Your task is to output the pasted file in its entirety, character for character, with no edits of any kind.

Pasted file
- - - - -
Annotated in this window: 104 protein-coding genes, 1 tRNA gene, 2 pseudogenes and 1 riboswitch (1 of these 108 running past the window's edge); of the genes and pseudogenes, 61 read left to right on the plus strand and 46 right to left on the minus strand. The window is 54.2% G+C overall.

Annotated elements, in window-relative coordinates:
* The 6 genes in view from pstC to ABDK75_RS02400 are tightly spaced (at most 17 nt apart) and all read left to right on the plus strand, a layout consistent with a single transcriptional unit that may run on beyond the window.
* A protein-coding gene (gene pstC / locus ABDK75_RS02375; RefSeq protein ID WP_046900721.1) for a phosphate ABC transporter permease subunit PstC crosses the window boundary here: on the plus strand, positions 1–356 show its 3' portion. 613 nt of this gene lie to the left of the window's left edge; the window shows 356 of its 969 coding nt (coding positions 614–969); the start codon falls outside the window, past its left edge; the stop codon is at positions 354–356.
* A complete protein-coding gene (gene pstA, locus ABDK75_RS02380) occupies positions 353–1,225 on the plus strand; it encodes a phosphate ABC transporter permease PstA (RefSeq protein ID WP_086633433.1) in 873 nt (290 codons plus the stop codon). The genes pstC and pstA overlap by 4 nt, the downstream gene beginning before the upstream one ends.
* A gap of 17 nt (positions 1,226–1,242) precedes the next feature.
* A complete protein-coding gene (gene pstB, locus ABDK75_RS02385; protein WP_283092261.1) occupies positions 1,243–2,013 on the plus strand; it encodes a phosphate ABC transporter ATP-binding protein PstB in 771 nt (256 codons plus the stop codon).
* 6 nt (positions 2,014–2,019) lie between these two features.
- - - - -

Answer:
Annotated in this window: 104 protein-coding genes, 1 tRNA gene, 2 pseudogenes and 1 riboswitch (1 of these 108 running past the window's edge); of the genes and pseudogenes, 61 read left to right on the plus strand and 46 right to left on the minus strand. The window is 54.2% G+C overall.

Annotated elements, in window-relative coordinates:
* The 6 genes in view from pstC to ABDK75_RS02400 are tightly spaced (at most 17 nt apart) and all read left to right on the plus strand, a layout consistent with a single transcriptional unit that may run on beyond the window.
* A protein-coding gene (gene pstC / locus ABDK75_RS02375; RefSeq protein ID WP_046900721.1) for a phosphate ABC transporter permease subunit PstC crosses the window boundary here: on the plus strand, positions 1–356 show its 3' portion. 613 nt of this gene lie to the left of the window's left edge; the window shows 356 of its 969 coding nt (coding positions 614–969); the start codon falls outside the window, past its left edge; the stop codon is at positions 354–356.
* A complete protein-coding gene (gene pstA, locus ABDK75_RS02380) occupies positions 353–1,225 on the plus strand; it encodes a phosphate ABC transporter permease PstA (RefSeq protein ID WP_086633433.1) in 873 nt (290 codons plus the stop codon). The genes pstC and pstA overlap by 4 nt, the downstream gene beginning before the upstream one ends.
* A gap of 17 nt (positions 1,226–1,242) precedes the next feature.
* A complete protein-coding gene (gene pstB, locus ABDK75_RS02385; protein WP_283092261.1) occupies positions 1,243–2,013 on the plus strand; it encodes a phosphate ABC transporter ATP-binding protein PstB in 771 nt (256 codons plus the stop codon).
* 6 nt (positions 2,014–2,019) lie between these two features.